The Sleepwalker is a spine-tingling novel of lies, loss, and buried desire the mesmerizing story of a wife and mother who vanishes from her bed late one night.
Conjuring the strange and mysterious world of parasomnia, a place somewhere between dreaming and wakefulness, The Sleepwalker is a masterful novel from one of our most treasured storytellers.
Tracy Winn poignantly chronicles the souls who inhabit the troubled mill town of Lowell, Massachusetts, playing out their struggles and hopes over the course of the twentieth century. Through a stunning variety of voices, Winn paints a deep and permeating portrait of the town and its people: a young millworker who dreams of marrying rich and becoming “Mrs. Somebody Somebody”; an undercover union organizer whose privileged past shapes her cause; a Korean War veteran who returns to the wife he never really got to know—and the couple’s overindulged children, who grow up to act out against their parents; a town resident who reflects on a long-lost love and the treasure he keeps close to his heart.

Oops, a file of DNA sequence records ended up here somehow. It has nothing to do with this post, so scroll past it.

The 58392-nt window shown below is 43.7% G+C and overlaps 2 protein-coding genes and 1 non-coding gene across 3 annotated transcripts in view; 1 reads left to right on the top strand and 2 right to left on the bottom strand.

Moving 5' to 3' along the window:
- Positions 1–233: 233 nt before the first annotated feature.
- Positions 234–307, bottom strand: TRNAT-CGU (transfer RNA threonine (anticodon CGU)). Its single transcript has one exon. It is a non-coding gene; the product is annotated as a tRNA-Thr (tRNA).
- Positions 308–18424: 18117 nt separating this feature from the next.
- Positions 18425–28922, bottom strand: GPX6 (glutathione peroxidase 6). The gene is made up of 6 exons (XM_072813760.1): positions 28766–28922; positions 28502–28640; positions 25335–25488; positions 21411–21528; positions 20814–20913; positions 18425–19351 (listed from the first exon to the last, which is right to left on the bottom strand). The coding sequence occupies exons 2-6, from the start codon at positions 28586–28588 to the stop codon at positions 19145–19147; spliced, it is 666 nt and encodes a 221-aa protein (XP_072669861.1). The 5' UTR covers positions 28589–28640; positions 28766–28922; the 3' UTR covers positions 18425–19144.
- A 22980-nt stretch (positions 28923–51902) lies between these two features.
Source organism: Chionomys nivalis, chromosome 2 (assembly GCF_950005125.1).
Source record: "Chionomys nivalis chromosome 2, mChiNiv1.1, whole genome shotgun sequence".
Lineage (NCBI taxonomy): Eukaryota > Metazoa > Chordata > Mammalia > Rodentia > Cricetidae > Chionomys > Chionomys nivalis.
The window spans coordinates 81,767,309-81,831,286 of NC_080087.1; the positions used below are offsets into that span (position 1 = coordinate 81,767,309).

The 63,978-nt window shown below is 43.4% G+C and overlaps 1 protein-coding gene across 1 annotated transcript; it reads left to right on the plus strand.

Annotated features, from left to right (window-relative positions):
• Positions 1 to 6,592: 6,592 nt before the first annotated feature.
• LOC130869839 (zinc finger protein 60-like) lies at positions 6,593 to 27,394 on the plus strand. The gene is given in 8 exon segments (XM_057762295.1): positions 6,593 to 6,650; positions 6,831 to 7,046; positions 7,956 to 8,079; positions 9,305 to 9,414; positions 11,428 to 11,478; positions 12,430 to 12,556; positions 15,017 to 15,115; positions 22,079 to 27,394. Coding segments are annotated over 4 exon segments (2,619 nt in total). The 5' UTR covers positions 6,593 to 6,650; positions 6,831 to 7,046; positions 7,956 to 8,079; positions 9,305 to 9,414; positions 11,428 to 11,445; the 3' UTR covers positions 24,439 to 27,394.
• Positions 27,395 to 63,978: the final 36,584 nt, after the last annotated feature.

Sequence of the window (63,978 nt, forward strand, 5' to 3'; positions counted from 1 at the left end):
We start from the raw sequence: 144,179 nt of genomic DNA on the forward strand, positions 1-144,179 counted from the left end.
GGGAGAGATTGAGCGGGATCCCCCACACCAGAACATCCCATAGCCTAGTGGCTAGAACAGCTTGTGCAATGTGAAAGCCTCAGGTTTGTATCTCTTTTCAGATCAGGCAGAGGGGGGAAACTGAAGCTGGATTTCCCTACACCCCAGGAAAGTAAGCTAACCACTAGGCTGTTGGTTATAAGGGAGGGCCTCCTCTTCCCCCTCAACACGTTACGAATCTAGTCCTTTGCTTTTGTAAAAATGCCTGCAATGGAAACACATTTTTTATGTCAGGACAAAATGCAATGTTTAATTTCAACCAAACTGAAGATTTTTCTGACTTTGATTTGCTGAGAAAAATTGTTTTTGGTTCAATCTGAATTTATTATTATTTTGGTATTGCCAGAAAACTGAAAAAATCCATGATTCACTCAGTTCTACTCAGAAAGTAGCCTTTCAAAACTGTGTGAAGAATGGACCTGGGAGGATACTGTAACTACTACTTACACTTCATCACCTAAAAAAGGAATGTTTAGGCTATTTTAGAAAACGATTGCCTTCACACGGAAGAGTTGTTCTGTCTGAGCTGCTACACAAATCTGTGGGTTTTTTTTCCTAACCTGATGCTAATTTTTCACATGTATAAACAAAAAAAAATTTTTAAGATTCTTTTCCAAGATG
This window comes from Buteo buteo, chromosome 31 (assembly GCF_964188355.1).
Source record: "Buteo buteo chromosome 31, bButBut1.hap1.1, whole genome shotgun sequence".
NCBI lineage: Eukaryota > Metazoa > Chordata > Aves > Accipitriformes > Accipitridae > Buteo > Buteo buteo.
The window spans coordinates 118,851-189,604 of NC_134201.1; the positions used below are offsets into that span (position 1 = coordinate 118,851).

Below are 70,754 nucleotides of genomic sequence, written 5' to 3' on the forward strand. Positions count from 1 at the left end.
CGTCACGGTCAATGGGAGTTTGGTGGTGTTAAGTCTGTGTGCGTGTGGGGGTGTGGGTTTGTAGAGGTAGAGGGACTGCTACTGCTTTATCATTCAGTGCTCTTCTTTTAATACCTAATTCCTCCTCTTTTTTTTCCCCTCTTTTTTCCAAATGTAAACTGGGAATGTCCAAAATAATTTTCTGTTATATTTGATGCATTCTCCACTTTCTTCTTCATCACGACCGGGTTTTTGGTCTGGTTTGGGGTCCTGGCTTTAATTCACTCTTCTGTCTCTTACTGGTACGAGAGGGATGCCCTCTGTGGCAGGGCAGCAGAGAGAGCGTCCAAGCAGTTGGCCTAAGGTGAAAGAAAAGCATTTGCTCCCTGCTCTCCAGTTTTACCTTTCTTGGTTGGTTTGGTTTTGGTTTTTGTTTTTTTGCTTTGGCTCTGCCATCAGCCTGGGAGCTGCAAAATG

Winn’s keen insight into class and human nature, combined with her perfect, nuanced prose, make Mrs. Somebody Somebodytruly shine.
From a heavyweight author-and-illustrator duo comes a delicious tongue twister of a picture book that features a little round greyhound and a little round groundhog. With very spare, incredibly lively language, this is an entertaining read-aloud, with two amazing and oh-so-adorable characters at its heart.